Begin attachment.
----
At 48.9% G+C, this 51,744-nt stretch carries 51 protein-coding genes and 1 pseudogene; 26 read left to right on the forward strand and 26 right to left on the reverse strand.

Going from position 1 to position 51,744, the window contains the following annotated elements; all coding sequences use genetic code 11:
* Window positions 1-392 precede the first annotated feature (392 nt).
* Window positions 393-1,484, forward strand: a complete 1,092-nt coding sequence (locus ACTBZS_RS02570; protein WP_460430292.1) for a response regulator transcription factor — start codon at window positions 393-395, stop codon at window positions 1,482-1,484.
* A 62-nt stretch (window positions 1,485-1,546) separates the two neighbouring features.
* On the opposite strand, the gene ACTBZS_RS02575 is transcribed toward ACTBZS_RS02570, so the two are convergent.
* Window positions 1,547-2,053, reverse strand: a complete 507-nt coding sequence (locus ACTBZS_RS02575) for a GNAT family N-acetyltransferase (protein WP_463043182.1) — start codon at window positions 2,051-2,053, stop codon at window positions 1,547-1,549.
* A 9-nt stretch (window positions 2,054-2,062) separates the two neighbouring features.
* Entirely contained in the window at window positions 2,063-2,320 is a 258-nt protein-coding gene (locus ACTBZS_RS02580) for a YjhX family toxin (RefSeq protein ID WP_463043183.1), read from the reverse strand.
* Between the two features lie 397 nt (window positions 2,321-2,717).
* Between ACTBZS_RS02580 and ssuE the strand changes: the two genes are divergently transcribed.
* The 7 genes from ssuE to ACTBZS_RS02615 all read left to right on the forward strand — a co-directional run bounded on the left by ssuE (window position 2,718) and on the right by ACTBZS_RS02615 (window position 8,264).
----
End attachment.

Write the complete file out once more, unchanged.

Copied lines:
At 48.9% G+C, this 51,744-nt stretch carries 51 protein-coding genes and 1 pseudogene; 26 read left to right on the forward strand and 26 right to left on the reverse strand.

Going from position 1 to position 51,744, the window contains the following annotated elements; all coding sequences use genetic code 11:
* Window positions 1-392 precede the first annotated feature (392 nt).
* Window positions 393-1,484, forward strand: a complete 1,092-nt coding sequence (locus ACTBZS_RS02570; protein WP_460430292.1) for a response regulator transcription factor — start codon at window positions 393-395, stop codon at window positions 1,482-1,484.
* A 62-nt stretch (window positions 1,485-1,546) separates the two neighbouring features.
* On the opposite strand, the gene ACTBZS_RS02575 is transcribed toward ACTBZS_RS02570, so the two are convergent.
* Window positions 1,547-2,053, reverse strand: a complete 507-nt coding sequence (locus ACTBZS_RS02575) for a GNAT family N-acetyltransferase (protein WP_463043182.1) — start codon at window positions 2,051-2,053, stop codon at window positions 1,547-1,549.
* A 9-nt stretch (window positions 2,054-2,062) separates the two neighbouring features.
* Entirely contained in the window at window positions 2,063-2,320 is a 258-nt protein-coding gene (locus ACTBZS_RS02580) for a YjhX family toxin (RefSeq protein ID WP_463043183.1), read from the reverse strand.
* Between the two features lie 397 nt (window positions 2,321-2,717).
* Between ACTBZS_RS02580 and ssuE the strand changes: the two genes are divergently transcribed.
* The 7 genes from ssuE to ACTBZS_RS02615 all read left to right on the forward strand — a co-directional run bounded on the left by ssuE (window position 2,718) and on the right by ACTBZS_RS02615 (window position 8,264).